jpr200012 wrote:
A set of numbers has the property that for any number t in the set, t + 2 is in the set. If -1 is in the set, which of the following must also be in the set?
I. -3
II. 1
III. 5
(A) I only
(B) II only
(C) I and II only
(D) II and III only
(E) I, II, and III
Responding to a pm:
Forget this question. Consider this:
If I go to the movies, my friend Disha must go with me. If Disha goes to the movies, Ari must go to the movies too.
So now what can you say if I tell you that I went to the movies?
You can say that Disha went too. And further, you can say that Ari went too.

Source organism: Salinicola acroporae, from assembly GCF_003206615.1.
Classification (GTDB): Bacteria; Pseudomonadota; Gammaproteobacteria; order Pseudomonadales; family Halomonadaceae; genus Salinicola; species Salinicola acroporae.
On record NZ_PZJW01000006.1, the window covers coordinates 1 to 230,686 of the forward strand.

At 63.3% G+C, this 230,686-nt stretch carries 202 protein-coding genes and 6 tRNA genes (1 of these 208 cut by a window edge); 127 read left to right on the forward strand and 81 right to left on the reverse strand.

What if I tell you Disha went to the movies? Does it mean I went too? If I go, Disha must go. But if Disha goes, is it necessary for me to go? No, she has no such hang ups. She can easily go with or without me. But if Disha goes, Ari must go too. So we can say that Ari went to the movies.
The question is very similar. If 't' is in the set, 't+2' must be in the set too. But is it essential for 't-2' to be in the set? No! Just like Disha doesn't need me, 't+2' doesn't need 't'. 't+2' needs only 't+4'.
If 't+2' is in the set, 't+4' must be picked too. If 't+4' is there, 't+6' must be there too and so on...